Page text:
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*Dinosaurs Roar, Butterflies Soar* by Bob Barner
Also by Bob Barner:

Penguins, Penguins Everywhere!
Dinosaurs Roar, Butterflies Soar
by Bob Barner
Ages 4-8 32 pages Chronicle April 2009 Hardcover    

Bright colors and fascinating facts fill Bob Barner’s newest book for young children, Dinosaurs Roar, Butterflies Soar. Children are fascinated by animals, particularly those which are either extinct or colorful – like dinosaurs and butterflies!

Following a chronological sequence, the story begins millions of years ago with the appearance of the first dinosaurs. It then moves throughout prehistory to the appearance of insects - including moths, the predecessors of butterflies. With a symbiotic, mutual relationship, butterflies pollinated plants for the dinosaurs while the dinosaurs opened the soil with their feet and fertilized the seeds with their droppings for the insects. Explaining one theory of the extinction of the dinosaurs, the story moves on to explain the survival of butterflies. The book ends with a timeline and fascinating facts about both dinosaurs and insects.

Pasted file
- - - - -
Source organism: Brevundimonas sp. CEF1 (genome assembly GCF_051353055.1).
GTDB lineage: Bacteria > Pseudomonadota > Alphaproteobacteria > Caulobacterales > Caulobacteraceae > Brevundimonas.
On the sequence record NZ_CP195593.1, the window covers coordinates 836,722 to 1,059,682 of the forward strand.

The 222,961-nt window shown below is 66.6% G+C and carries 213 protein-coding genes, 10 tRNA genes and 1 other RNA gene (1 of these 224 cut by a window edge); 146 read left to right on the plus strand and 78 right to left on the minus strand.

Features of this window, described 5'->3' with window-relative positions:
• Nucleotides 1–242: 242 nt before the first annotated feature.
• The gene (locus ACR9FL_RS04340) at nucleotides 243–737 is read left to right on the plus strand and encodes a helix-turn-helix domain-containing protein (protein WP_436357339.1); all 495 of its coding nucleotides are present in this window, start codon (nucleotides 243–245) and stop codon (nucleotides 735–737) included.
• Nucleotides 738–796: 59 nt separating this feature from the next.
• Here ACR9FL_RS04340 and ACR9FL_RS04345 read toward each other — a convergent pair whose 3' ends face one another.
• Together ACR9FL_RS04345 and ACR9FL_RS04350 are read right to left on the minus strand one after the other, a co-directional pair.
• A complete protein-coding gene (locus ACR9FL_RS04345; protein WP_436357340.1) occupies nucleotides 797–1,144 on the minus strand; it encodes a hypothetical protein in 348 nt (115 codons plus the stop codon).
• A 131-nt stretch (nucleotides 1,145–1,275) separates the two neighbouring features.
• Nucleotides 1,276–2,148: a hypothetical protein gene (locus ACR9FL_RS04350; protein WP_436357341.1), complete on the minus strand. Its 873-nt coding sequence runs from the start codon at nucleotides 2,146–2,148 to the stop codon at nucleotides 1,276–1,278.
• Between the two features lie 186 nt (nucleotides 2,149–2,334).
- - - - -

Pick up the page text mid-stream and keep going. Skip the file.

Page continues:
Ten years ago, I read dinosaur books to my three sons almost every day; they couldn’t get enough of these ancient creatures. This book works on two levels – a story of dinosaurs and related scientific facts. The stunning two-page spreads are done as collages with bright colors layered to create depth with obvious texture and patterns. Offering a different perspective than most dinosaur books, this book encourages children to think about a commonplace insect, the butterfly, and imagine it living with dinosaurs.

Although some may disagree with the assumptions made regarding scientific theories (evolution and asteroids as the cause of dinosaur extinction), nevertheless these are commonly accepted theories which are confirmed by most other books about dinosaurs. Teachers can use this simple story to explain animal relationships, particularly the symbiotic relationship of mutualism.

Dinosaurs Roar, Butterflies Soar causes me to fondly reminisce about the days when my children eagerly anticipated any story or new fact about dinosaurs. There will never be enough new books about this captivating subject.

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  Kristine Wildner/2009 for curled up with a good kid's book  

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